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Gaming Performance Comparison

Recommended System Requirements
Game Xeon E5-2628L v3 APU A10-7700k Quad-Core
Cyberpunk 2077 22% 61%
Assassins Creed: Valhalla 5% 116%
Call of Duty: Black Ops Cold War 24% 56%
FIFA 21 27% 50%
Watch Dogs Legion 5% 116%
Microsoft Flight Simulator 12% 82%
World of Warcraft: Shadowlands 21% 150%
Grand Theft Auto VI 28% 164%
Godfall 51% 210%
Genshin Impact 41% 22%

In terms of overall gaming performance, the Intel Xeon E5-2628L v3 is massively better than the AMD APU A10-7700k Quad-Core when it comes to running the latest games. This also means it will be less likely to bottleneck more powerful GPUs, allowing them to achieve more of their gaming performance potential.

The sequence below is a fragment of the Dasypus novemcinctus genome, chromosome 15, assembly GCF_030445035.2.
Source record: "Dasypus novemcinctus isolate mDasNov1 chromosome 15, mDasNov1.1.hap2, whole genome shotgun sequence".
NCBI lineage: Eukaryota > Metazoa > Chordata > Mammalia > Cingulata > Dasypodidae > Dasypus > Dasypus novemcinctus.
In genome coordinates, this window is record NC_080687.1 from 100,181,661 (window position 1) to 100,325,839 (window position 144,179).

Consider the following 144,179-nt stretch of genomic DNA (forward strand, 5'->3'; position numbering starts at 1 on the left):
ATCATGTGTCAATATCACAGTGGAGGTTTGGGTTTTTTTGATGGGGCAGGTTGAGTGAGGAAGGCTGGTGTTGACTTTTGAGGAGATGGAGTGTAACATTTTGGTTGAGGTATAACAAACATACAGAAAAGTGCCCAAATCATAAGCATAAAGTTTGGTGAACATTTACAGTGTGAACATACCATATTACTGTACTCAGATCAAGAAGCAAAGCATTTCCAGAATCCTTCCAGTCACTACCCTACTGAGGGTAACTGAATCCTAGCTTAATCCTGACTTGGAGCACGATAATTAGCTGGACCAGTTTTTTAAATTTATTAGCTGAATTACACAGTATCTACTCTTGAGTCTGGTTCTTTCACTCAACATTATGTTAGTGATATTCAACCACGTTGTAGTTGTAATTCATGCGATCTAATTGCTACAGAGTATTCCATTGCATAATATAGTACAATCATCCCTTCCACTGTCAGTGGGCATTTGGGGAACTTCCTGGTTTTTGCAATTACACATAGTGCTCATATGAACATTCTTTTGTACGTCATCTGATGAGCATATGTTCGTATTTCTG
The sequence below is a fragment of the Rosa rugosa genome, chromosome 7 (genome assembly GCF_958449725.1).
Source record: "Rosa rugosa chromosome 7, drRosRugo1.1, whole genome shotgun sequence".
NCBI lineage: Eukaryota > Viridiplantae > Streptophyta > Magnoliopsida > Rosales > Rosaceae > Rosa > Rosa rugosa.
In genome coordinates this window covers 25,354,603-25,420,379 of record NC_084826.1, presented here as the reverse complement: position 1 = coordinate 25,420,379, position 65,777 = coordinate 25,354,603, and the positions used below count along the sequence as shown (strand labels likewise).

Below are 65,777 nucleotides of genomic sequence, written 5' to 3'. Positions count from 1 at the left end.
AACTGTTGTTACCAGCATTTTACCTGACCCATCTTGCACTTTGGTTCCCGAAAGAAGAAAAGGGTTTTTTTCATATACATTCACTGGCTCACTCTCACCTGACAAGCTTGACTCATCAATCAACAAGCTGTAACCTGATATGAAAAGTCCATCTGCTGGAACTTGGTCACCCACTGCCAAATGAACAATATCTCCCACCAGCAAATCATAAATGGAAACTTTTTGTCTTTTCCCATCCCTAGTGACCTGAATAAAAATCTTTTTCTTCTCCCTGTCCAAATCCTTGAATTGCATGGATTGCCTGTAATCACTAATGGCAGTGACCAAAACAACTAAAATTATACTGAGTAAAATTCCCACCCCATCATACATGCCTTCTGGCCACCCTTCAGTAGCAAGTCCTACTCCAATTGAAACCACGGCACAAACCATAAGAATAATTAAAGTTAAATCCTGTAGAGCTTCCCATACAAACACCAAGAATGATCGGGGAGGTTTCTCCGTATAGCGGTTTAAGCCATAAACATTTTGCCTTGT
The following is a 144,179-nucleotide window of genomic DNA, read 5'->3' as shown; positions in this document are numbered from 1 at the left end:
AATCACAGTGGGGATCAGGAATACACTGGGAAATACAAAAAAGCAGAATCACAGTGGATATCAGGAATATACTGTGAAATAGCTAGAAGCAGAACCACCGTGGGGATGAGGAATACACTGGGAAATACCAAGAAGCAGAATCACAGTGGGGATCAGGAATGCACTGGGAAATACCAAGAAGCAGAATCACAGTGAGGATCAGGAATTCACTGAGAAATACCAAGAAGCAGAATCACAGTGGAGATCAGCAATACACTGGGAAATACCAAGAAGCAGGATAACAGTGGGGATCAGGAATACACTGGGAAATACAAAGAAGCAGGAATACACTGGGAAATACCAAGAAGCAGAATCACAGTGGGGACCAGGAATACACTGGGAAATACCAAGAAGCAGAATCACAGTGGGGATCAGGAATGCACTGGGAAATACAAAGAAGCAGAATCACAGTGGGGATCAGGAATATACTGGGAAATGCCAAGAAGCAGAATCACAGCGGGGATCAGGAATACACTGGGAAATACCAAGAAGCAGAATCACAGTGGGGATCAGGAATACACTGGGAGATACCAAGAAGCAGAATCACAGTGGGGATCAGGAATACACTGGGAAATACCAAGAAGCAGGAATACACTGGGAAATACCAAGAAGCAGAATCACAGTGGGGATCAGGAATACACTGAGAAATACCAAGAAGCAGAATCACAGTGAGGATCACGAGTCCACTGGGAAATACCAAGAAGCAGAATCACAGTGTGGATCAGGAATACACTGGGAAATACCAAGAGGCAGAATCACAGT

The Xeon E5-2628L v3 was released less than a year after the APU A10-7700k Quad-Core, and so they are likely to have similar levels of support, and similarly optimized performance when running the latest games.

Both CPUs exhibit very powerful performance, so it probably isn't worth upgrading from one to the other, as both are capable of running even the most demanding games at the highest settings (assuming they are accompanied by equivalently powerful GPUs).

The Xeon E5-2628L v3 has 6 more cores than the APU A10-7700k Quad-Core. 10 cores is probably excessive if you mean to just run the latest games, as games are not yet able to harness this many cores. The cores in the APU A10-7700k Quad-Core is more than enough for gaming purposes. However, if you intend on running a server with the Xeon E5-2628L v3, it would seem to be a decent choice.